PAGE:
Sunday, 27 November 2011
She looks up,
Greedy in supplication,
She wants him.
She wants him
To fill her cup,
A golden cup,
She holds on her palm
She stretches out
He looks at her hair,
Its tower of tight curls
Above an alabaster face
Where big black yolks
In her egg white eyes
Penetrate his defences…
Recovering his composure
He stares at the silk strap,
Following its slow slide
From off of her shoulder
Smiling to himself
On the measure of his control.
He looks at her nose;
Her prominent chin;
The open, expectant, lips:
An estuary to be explored
By another he surmises,
Before he falls:
A corkscrew of hair
Against her cheek.
And falling to the floor
She gives thanks
To his feet.
Her cup he fillsWith his smile.
Friday, 25 November 2011
…. As I crossed the street, I heard someone come out of a doorway. I turned around, but could not distinguish anything. I hurried on. A few moments later I heard the dull shuffle of sandals on the hot stone. I didn’t want to turn around, although I felt the shadow getting closer with every step. I tried to run. I couldn’t. Suddenly I stopped short. Before I could defend myself, I felt the point of a knife in my back, and a sweet voice:
‘Don’t move, mister, or I’ll stick it in.’
Without turning, I asked:
‘What do you want?’
Your eyes, mister,’ answered the soft, almost painful voice.
‘My eyes? What do you want with my eyes? Look, I’ve got some money. Not much, but it’s something. I’ll give you everything I have if you let me go. Don’t kill me.’
Don’t be afraid, mister. I won’t kill you. I’m only going to take your eyes.’
But why do you want my eyes?’ I asked again.
‘My girlfriend has this whim. She wants a bouquet of blue eyes. And around here they’re hard to find.’
My eyes won’t help you. They’re brown, not blue.’
‘Don’t try to fool me, mister. I know very well that yours are blue.’
Don’t take the eyes of a fellow man. I’ll give you something else.’
Don’t play saint with me,’ he said harshly. ‘Turn around.’
I turned. He was small and fragile. His palm sombrero covered half his face. In his right hand he held a country machete that shone in the moonlight.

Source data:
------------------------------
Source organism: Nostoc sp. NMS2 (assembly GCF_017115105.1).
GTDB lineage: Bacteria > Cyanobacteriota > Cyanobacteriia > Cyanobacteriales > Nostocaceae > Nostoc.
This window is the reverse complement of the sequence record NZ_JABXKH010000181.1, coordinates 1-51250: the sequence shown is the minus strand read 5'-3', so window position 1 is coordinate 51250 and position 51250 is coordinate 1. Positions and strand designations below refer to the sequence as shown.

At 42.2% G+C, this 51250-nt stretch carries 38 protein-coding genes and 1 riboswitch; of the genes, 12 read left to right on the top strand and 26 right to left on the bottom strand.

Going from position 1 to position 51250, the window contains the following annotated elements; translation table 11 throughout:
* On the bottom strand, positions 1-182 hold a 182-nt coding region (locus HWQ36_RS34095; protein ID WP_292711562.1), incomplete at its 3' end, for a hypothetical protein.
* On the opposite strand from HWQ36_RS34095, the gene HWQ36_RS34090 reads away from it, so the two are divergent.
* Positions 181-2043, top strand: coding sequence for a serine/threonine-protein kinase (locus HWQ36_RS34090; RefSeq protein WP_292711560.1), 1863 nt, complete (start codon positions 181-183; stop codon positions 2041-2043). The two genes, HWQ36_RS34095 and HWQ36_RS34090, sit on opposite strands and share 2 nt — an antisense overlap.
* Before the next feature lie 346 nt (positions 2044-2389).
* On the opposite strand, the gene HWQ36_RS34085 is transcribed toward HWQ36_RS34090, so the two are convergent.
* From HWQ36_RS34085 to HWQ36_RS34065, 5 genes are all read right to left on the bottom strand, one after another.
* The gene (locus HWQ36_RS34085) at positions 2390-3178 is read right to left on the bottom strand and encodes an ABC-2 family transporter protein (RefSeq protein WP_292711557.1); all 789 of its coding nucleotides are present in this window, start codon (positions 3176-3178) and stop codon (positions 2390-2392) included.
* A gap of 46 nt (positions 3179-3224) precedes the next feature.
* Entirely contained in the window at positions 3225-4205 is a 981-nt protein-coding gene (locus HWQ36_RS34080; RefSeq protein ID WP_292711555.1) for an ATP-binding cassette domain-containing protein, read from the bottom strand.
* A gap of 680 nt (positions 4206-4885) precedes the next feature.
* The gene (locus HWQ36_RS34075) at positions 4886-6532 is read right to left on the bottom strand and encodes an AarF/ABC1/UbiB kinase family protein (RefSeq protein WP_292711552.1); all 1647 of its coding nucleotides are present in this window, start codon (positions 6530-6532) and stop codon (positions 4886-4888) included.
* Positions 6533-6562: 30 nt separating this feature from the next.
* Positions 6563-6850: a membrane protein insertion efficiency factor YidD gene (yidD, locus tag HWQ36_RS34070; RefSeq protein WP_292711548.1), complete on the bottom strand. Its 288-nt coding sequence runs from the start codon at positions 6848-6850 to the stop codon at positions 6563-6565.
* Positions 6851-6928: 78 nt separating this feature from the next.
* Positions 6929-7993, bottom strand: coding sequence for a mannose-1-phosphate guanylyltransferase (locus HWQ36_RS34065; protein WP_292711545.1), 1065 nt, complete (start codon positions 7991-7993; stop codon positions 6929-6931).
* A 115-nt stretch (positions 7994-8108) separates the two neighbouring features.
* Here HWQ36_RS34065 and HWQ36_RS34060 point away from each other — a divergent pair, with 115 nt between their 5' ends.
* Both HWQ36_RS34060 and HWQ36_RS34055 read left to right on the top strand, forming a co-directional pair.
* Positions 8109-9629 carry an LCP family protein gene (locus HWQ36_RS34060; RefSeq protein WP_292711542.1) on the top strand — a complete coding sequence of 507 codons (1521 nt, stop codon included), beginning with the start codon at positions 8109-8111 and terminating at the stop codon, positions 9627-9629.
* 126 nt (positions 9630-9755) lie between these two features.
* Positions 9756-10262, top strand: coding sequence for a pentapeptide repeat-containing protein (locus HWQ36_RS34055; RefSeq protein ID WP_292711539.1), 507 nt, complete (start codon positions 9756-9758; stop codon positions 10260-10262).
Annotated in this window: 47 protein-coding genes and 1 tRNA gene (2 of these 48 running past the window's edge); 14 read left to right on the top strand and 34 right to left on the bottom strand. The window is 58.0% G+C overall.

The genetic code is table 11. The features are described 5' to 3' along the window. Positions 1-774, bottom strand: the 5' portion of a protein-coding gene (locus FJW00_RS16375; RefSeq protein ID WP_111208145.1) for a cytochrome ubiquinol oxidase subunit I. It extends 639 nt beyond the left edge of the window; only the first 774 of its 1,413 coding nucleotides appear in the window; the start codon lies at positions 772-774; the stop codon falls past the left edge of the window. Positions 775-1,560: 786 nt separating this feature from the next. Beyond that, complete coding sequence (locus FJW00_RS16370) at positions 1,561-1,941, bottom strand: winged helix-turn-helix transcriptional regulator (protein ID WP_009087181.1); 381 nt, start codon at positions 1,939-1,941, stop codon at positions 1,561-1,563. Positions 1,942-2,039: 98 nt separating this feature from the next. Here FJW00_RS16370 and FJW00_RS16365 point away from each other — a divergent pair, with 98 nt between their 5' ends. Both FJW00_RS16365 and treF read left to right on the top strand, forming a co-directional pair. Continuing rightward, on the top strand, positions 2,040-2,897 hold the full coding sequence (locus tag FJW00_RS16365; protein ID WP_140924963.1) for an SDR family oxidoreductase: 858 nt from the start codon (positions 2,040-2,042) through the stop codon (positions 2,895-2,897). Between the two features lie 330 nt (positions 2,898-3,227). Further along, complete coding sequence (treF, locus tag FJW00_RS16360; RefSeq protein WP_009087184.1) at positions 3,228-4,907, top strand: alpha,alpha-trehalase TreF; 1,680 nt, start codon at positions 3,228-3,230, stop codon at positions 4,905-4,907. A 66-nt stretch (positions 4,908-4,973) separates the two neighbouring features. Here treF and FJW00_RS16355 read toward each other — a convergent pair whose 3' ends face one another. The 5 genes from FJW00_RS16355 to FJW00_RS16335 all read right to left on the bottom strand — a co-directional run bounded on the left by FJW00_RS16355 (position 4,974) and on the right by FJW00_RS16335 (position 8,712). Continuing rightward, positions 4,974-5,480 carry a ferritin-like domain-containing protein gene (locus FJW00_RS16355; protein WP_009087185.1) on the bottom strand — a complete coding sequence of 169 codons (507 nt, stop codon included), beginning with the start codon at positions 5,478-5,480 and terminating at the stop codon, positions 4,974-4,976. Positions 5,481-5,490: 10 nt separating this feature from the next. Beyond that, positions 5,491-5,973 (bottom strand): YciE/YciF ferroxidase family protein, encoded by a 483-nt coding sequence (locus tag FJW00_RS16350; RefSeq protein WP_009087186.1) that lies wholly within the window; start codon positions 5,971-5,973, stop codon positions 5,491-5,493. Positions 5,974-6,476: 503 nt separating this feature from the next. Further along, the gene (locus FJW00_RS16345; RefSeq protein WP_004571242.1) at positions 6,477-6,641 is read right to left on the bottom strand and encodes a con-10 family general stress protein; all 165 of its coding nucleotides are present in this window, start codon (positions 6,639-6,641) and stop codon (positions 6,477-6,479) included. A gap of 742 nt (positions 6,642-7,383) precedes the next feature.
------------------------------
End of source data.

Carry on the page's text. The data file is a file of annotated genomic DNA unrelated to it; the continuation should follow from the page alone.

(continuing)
‘Let me see your face.’
I struck a match and put it close to my face. The brightness made me squint. He opened my eyelids with a firm hand. He couldn’t see very well. Standing on tip-toe, he stared at me intensely. The flame burned my fingers. I dropped it. A silent moment passed.
‘Are you convinced now? They’re not blue.’
‘Pretty clever, aren’t you?’ he answered. ‘Let’s see. Light another one.’
I struck another match, and put it near my eyes. Grabbing my sleeve, he ordered:
I knelt. With one hand he grabbed me by the hair, pulling my head back. He bent over me, curious and tense, while his machete slowly dropped until it grazed by eyelids. I closed my eyes.
‘Keep them open,’ he ordered.
I opened my eyes. The flame burned my lashes. All of a sudden, he let me go.
‘All right, they’re not blue. Beat it.’
He vanished. I leaned against the wall, my head in my hands. I pulled myself together. Stumbling, falling, trying to get up again, I ran for an hour through the town. When I got to the plaza, I saw the owner of the boarding house, still sitting in front of the door. I went in without saying a word. The next day I left town.
Sunday, 20 November 2011
Saturday, 12 November 2011
A wonderful elegy for Peter Campbell in the LRB; Mary-Kay Wilmer capturing the eccentric nature of this journal; and describing a culture that was perhaps more common in the publishing world thirty years ago than it is today. The LRB part of that odd market which the corporates have undermined, and Kindle may yet destroy; that world of the often patrician publishers, unconventional sellers, and obsessive buyers.
Friday, 11 November 2011
I usually transfix people with the story of John Zorn: his apartment so full of books and records that he took out the kitchen for more space.[i] Earlier today I heard a story that trumps this. It left even me speechless.
It is a bungalow filled to the ceiling with books. They are stacked like bricks, a few volumes wedged in sideways to keep them secure. There is hardly any space in the house: just a narrow corridor between the front and back doors leading to a small patch of room, big enough for an armchair.
There was no sink or toilet in the place…
One night the owner went outside to urinate. The door banged shut behind him; and a wall of books fell down and wedged against the door, so that he could not open it. This man was an old person. The bungalow was in the middle of nowhere. It was a winter’s night. He died of hypothermia…
Sunday, 6 November 2011
As a taster for my article on the LSE's links with Libya Ceasefire Magazine has posted a video of the Ralph Miliband lecture with David Held and Saif Gaddafi. Held's introduction, which I hadn't seen until after I wrote the piece, is a perfect illustration of my argument. Watch it, and see.